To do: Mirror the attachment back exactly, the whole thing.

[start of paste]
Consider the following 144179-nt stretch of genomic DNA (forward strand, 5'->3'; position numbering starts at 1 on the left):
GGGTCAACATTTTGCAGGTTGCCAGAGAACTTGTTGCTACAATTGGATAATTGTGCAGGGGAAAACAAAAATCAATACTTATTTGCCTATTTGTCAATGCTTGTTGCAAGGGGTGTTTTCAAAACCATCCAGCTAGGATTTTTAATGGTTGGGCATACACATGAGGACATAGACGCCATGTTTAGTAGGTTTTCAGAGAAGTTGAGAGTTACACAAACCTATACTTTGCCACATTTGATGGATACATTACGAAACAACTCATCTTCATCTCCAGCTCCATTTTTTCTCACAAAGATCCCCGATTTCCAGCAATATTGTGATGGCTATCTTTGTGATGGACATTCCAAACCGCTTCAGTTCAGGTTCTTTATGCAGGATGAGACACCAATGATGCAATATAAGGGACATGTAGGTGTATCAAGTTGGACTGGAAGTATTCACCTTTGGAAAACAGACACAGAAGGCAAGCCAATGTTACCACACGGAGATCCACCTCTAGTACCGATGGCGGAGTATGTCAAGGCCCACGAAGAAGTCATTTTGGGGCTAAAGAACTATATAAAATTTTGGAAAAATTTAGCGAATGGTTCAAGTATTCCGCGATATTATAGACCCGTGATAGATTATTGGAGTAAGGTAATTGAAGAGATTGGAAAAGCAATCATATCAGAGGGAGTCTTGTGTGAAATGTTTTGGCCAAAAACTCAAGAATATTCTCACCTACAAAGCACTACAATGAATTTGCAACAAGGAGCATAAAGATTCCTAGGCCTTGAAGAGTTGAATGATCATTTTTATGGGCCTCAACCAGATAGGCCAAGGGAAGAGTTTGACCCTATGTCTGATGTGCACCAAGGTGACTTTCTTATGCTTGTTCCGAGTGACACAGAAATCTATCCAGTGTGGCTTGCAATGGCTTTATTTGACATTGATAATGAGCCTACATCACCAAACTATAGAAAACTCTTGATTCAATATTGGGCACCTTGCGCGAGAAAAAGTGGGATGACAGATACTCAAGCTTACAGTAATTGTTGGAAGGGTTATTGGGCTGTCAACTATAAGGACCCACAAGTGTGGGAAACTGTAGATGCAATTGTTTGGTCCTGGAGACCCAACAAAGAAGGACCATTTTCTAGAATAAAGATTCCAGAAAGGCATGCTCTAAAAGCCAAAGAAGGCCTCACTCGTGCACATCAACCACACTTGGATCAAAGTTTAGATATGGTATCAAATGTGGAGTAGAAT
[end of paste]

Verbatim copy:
Consider the following 144179-nt stretch of genomic DNA (forward strand, 5'->3'; position numbering starts at 1 on the left):
GGGTCAACATTTTGCAGGTTGCCAGAGAACTTGTTGCTACAATTGGATAATTGTGCAGGGGAAAACAAAAATCAATACTTATTTGCCTATTTGTCAATGCTTGTTGCAAGGGGTGTTTTCAAAACCATCCAGCTAGGATTTTTAATGGTTGGGCATACACATGAGGACATAGACGCCATGTTTAGTAGGTTTTCAGAGAAGTTGAGAGTTACACAAACCTATACTTTGCCACATTTGATGGATACATTACGAAACAACTCATCTTCATCTCCAGCTCCATTTTTTCTCACAAAGATCCCCGATTTCCAGCAATATTGTGATGGCTATCTTTGTGATGGACATTCCAAACCGCTTCAGTTCAGGTTCTTTATGCAGGATGAGACACCAATGATGCAATATAAGGGACATGTAGGTGTATCAAGTTGGACTGGAAGTATTCACCTTTGGAAAACAGACACAGAAGGCAAGCCAATGTTACCACACGGAGATCCACCTCTAGTACCGATGGCGGAGTATGTCAAGGCCCACGAAGAAGTCATTTTGGGGCTAAAGAACTATATAAAATTTTGGAAAAATTTAGCGAATGGTTCAAGTATTCCGCGATATTATAGACCCGTGATAGATTATTGGAGTAAGGTAATTGAAGAGATTGGAAAAGCAATCATATCAGAGGGAGTCTTGTGTGAAATGTTTTGGCCAAAAACTCAAGAATATTCTCACCTACAAAGCACTACAATGAATTTGCAACAAGGAGCATAAAGATTCCTAGGCCTTGAAGAGTTGAATGATCATTTTTATGGGCCTCAACCAGATAGGCCAAGGGAAGAGTTTGACCCTATGTCTGATGTGCACCAAGGTGACTTTCTTATGCTTGTTCCGAGTGACACAGAAATCTATCCAGTGTGGCTTGCAATGGCTTTATTTGACATTGATAATGAGCCTACATCACCAAACTATAGAAAACTCTTGATTCAATATTGGGCACCTTGCGCGAGAAAAAGTGGGATGACAGATACTCAAGCTTACAGTAATTGTTGGAAGGGTTATTGGGCTGTCAACTATAAGGACCCACAAGTGTGGGAAACTGTAGATGCAATTGTTTGGTCCTGGAGACCCAACAAAGAAGGACCATTTTCTAGAATAAAGATTCCAGAAAGGCATGCTCTAAAAGCCAAAGAAGGCCTCACTCGTGCACATCAACCACACTTGGATCAAAGTTTAGATATGGTATCAAATGTGGAGTAGAAT